He started writing at age 50, sobering up in the Oregon wilderness after a career of producing such features as Ash Wednesday and Panic in Needle Park. After several best-selling novels he went on to join Vanity Fair as a contributing writer in 1984 then special correspondent in 1993, which is how The Landless Farmer was first introduced to him, through his shockingly lurid accounts of high society's inner domain. As exemplified by his journalistic pen he was a strong advocate of victims' rights, having reported on the murder of his own daughter Dominique in his debut VF article. He died in his home in Manhattan on August 26 after battling cancer, and is survived by his two sons, Griffin and Alex, and granddaughter Hannah. His last novel, Too Much Money, publishes this December.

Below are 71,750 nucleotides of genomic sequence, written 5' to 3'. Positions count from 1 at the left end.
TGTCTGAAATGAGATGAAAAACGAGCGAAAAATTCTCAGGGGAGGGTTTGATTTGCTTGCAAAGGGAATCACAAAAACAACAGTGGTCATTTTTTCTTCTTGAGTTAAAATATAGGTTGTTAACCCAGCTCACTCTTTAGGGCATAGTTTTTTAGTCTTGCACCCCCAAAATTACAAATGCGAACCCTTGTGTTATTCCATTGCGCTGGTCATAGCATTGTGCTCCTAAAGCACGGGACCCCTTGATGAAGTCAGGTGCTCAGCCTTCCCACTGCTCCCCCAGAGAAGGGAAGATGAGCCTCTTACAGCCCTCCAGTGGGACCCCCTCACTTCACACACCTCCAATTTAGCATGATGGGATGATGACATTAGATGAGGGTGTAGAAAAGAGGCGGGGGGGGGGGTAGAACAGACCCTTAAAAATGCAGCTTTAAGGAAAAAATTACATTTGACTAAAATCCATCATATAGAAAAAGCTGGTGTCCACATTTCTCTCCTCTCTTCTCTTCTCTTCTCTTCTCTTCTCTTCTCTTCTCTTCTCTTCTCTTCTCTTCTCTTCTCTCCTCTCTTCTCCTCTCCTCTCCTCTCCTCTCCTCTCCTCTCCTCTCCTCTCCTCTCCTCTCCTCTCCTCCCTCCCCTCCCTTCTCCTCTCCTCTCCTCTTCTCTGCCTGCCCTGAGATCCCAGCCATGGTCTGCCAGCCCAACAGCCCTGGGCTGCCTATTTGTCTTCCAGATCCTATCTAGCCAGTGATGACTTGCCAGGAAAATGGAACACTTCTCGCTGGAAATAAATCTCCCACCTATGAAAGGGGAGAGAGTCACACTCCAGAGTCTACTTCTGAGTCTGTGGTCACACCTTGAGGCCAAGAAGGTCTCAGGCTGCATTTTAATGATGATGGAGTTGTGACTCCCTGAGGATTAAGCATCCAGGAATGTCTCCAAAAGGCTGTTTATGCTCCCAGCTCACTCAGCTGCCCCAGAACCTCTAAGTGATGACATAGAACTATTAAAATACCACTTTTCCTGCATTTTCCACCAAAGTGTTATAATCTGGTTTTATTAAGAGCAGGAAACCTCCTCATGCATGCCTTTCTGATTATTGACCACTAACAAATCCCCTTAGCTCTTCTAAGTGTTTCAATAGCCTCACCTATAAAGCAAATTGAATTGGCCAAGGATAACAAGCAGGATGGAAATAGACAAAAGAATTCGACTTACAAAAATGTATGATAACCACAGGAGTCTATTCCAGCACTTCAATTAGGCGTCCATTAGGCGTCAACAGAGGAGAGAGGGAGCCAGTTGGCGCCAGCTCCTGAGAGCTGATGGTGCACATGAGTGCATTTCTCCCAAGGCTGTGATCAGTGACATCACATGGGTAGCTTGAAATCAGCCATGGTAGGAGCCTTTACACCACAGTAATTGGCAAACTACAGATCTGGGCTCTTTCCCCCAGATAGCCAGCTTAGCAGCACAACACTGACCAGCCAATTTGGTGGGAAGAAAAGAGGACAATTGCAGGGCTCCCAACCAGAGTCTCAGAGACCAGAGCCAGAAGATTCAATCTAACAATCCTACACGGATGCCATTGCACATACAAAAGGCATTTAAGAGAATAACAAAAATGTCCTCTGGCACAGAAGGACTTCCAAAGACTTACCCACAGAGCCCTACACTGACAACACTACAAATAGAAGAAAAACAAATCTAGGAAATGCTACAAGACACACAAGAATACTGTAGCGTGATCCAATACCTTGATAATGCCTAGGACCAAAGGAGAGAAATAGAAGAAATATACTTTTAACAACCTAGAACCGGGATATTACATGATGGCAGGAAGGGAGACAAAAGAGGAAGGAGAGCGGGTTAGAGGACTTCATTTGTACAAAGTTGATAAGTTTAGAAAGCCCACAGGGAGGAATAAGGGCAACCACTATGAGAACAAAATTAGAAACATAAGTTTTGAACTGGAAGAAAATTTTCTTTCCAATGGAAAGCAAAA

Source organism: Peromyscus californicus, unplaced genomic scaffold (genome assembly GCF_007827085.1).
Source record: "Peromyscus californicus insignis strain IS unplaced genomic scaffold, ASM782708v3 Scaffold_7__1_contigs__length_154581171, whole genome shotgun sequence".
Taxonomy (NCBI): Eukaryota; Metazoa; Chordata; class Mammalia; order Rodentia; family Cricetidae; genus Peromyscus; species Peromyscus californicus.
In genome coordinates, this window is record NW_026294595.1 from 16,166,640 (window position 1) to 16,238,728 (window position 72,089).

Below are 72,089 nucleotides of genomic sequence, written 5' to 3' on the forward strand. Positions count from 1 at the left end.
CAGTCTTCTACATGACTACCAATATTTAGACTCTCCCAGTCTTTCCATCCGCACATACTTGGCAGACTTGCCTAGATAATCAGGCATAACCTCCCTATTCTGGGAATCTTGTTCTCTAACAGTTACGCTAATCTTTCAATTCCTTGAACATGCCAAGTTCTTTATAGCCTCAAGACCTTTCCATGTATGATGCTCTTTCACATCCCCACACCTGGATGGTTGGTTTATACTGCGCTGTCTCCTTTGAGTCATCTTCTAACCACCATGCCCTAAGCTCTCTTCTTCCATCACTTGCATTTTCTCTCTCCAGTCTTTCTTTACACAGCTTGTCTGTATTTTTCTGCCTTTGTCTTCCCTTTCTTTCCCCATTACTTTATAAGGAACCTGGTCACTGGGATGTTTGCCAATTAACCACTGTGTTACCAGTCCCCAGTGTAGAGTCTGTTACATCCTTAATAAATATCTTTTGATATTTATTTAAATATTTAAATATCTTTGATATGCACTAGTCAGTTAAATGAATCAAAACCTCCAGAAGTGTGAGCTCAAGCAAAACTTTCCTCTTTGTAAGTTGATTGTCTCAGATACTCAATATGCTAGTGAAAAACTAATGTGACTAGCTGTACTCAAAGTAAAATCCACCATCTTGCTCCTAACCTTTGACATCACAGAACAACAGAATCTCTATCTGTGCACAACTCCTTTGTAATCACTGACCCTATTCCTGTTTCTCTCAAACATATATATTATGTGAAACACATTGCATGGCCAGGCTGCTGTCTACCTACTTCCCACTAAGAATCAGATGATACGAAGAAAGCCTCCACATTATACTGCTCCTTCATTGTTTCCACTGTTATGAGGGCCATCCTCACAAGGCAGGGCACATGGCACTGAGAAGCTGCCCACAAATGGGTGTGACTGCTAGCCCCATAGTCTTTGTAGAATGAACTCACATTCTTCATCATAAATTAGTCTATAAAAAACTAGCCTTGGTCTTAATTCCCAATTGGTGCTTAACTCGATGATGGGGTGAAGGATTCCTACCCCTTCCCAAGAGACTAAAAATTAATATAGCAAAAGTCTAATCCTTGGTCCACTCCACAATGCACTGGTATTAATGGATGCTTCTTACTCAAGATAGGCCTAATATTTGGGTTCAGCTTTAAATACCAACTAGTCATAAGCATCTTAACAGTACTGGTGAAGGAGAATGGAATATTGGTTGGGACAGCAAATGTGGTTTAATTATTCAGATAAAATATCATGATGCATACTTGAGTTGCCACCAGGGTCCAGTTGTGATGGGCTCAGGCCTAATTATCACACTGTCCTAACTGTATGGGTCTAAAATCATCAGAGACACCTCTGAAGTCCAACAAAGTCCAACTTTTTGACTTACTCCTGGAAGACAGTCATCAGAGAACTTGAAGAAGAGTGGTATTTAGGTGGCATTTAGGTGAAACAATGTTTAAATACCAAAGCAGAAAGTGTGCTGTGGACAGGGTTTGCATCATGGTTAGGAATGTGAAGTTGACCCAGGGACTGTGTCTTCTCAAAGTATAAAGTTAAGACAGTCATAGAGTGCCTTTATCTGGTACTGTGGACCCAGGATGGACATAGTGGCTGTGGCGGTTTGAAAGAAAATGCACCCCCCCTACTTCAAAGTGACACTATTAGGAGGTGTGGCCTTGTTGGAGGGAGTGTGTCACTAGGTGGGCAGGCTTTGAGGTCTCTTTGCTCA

On location in Italy with Elizabeth Taylor during the filming of Ash Wednesday, 1973. (Photo by Gianni Bozzacchi)
In a taxi in London on his way to the inquest of the death of Princess Diana, 2008. (Photo by Jason Bell)